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Saturday, December 18, 2010


David, 1430-32, Donatello

The Biblical figure of David has a long and illustrious tradition in art.  We are, of course, all familiar with Michelangelo's "goliath" figure of David dating  from 1501-04.  However before that, there were stone sculptings of the figure more than a century before and Donatello's groundbreaking, life-size, nude, bronze figure of a rather boyish David wearing a wide-brimmed hat, standing a bit pensively over the severed head of his slain enemy. This he created in 1408 making it the first life-size nude statue since classical times.

Andrea del Verrocchio created a somewhat similiar life-size bronze figure for the de Medici family (who, incidentally, also owned the Donatello figure). His sculpture, also of an adolescent, but clothed, is, in contrast, is much more heroic and slightly older, exuding pride ans self-confidence, rather than the dreamy gaze of disbelief seen in Donatello's work. This sculpture was created about 1470.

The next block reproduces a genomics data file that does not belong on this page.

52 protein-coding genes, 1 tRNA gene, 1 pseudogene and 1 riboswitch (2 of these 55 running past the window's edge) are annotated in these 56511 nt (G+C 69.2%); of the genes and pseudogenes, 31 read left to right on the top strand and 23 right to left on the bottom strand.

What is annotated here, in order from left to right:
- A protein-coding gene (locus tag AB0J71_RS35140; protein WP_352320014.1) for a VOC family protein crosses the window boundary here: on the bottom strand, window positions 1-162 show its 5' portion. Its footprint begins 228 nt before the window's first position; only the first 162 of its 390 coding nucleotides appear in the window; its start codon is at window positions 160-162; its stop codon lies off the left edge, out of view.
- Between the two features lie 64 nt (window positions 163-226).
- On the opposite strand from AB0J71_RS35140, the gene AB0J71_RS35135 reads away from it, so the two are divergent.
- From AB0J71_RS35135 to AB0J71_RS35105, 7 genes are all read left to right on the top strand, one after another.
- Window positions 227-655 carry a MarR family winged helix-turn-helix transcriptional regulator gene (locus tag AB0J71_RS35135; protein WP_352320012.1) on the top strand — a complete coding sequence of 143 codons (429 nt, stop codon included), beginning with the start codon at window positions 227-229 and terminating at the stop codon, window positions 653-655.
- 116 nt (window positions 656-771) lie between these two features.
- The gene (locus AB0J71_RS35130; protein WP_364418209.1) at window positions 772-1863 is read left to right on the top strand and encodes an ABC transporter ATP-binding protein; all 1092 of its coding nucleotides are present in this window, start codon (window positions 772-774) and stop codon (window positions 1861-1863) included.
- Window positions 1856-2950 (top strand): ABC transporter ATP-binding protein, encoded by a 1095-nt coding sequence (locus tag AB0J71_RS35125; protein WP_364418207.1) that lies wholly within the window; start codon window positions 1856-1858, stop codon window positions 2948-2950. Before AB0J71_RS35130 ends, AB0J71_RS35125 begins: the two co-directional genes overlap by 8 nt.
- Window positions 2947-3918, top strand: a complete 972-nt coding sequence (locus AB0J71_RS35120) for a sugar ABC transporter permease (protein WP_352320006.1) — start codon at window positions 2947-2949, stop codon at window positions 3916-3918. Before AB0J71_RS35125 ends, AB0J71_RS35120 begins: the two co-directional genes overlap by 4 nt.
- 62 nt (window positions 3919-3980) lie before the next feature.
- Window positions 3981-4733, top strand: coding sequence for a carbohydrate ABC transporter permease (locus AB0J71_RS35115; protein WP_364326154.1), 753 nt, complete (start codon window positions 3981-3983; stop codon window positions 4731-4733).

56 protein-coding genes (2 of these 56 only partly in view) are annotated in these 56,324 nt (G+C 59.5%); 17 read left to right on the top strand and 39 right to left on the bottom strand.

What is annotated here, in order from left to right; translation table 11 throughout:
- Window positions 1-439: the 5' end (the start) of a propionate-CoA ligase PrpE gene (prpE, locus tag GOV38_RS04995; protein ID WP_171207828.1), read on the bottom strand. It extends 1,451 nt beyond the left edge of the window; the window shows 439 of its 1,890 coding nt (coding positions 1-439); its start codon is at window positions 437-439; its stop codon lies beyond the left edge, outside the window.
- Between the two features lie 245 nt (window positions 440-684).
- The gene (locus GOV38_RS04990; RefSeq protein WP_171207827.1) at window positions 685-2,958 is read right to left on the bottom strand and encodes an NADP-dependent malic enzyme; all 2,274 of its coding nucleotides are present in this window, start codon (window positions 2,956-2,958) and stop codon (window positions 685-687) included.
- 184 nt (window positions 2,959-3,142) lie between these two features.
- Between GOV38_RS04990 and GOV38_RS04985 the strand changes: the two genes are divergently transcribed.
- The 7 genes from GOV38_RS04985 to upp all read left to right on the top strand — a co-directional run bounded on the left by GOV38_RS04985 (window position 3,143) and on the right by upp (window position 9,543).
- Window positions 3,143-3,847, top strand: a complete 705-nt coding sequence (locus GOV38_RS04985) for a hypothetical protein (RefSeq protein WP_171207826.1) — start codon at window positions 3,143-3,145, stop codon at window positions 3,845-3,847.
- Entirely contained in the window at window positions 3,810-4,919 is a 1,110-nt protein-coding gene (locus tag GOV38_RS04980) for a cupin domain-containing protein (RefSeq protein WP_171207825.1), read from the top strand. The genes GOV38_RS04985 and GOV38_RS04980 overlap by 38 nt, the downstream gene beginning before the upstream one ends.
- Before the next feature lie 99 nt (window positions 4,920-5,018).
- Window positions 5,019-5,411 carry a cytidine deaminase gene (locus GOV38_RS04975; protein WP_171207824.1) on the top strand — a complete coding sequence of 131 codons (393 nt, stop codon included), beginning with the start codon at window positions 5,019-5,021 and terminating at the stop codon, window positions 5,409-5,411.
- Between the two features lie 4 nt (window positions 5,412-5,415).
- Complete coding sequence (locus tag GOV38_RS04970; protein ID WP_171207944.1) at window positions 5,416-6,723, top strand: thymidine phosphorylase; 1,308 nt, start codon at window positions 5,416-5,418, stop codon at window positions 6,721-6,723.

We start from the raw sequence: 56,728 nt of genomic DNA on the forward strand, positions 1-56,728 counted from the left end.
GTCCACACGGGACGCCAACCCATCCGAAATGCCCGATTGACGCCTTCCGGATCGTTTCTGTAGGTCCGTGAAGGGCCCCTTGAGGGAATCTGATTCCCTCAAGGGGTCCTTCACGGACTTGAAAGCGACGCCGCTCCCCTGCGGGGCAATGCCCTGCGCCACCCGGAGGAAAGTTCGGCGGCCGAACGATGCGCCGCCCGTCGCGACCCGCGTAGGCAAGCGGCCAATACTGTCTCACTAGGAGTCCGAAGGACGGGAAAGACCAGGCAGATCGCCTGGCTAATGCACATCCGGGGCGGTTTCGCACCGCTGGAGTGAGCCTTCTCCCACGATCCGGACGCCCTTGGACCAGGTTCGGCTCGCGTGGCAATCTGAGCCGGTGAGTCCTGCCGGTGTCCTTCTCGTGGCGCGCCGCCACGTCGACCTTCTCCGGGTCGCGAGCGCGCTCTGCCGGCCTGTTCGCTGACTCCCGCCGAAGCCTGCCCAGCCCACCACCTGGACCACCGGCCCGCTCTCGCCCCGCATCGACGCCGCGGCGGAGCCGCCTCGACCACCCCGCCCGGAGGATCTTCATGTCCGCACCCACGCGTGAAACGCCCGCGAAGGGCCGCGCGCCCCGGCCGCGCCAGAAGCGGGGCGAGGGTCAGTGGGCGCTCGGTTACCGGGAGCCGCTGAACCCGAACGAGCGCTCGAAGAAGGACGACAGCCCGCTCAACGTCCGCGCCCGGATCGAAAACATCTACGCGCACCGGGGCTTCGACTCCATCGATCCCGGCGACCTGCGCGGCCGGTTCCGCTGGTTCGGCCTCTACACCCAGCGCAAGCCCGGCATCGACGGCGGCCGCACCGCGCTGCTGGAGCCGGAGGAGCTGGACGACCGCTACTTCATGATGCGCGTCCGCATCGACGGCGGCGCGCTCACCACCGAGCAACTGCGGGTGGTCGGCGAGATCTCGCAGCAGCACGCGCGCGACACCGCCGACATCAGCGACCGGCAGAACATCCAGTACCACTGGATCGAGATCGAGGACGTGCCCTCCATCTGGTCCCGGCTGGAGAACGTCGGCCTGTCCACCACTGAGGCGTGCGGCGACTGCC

David, 1473-75, Verrochio

Between these two landmark works comes the efforts of a painter, Andrea del Costagno, who contributed his vision of the David tradition in a painted shield done about 1450-55. Although he was undoubtedly familiar with the Donatello sculpture, his painting however bears little resemblence to it. This David is an athletic young man, dressed in a short, white shirt and flowing red tunic, wielding his sling and stone, arm upraised, standing over the severed head of Goliath, defending the faith, taking on all comers.
The Youthful David, 1450, Andrea del Castagno

Costagno's inspiration seems to have been sculptural. However it bears no debt to the the Early Renaissance, but to Roman sculpture instead, and strangely, it seems based upon an ancient statue in marble of a  feeling warrior. Yet there is no hint of fear nor flight in this work. Costagno's strongly defiant David may, in fact, have been the inspiration not just for Verrocchio, but for Michelangelo as well. Yet it is more than that.  It is a figure in a fighting pose, not unlike that of Gianlorenzo Bernini's Baroque marble of David done almost 175 years later.   

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